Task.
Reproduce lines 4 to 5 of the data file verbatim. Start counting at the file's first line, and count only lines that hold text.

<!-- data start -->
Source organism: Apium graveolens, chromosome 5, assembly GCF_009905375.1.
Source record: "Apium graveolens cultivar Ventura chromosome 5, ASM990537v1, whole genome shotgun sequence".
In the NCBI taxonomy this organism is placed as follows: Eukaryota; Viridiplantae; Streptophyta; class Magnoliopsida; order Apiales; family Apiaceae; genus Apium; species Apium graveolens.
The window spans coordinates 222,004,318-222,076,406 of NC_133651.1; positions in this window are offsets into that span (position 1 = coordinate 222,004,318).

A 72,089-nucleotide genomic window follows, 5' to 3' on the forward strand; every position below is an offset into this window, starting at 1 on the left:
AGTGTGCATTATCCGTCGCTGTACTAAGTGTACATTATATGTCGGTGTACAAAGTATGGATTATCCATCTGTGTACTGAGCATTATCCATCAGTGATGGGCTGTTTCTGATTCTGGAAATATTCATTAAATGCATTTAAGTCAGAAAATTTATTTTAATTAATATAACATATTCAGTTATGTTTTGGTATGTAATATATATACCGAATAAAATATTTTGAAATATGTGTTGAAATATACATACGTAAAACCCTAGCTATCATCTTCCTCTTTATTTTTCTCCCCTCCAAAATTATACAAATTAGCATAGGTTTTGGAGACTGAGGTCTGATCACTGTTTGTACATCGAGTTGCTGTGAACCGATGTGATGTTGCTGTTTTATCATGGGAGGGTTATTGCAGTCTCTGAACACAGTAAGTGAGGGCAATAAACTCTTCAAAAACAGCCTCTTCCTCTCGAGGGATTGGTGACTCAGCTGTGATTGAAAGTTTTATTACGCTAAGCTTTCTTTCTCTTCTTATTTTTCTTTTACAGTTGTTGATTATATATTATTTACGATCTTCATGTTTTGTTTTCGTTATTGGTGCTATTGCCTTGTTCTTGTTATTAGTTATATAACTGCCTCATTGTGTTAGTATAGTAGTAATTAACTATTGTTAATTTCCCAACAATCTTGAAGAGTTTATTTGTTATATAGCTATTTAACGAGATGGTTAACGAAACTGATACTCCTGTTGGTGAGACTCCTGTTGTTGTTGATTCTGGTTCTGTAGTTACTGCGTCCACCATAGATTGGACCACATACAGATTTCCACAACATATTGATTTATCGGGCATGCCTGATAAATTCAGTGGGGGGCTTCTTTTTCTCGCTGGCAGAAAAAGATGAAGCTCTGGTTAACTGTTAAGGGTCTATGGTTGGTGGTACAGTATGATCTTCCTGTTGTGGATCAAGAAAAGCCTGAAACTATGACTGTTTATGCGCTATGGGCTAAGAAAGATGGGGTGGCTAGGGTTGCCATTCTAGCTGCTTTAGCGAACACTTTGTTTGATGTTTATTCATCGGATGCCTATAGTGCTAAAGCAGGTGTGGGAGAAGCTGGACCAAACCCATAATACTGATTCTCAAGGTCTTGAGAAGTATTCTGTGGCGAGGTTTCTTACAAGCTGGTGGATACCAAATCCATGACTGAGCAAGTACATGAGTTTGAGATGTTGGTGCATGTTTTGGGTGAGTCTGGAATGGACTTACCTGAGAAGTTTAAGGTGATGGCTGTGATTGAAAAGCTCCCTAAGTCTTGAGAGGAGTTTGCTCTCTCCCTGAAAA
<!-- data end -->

The window spans coordinates 222,004,318-222,076,406 of NC_133651.1; positions in this window are offsets into that span (position 1 = coordinate 222,004,318).

A 72,089-nucleotide genomic window follows, 5' to 3' on the forward strand; every position below is an offset into this window, starting at 1 on the left: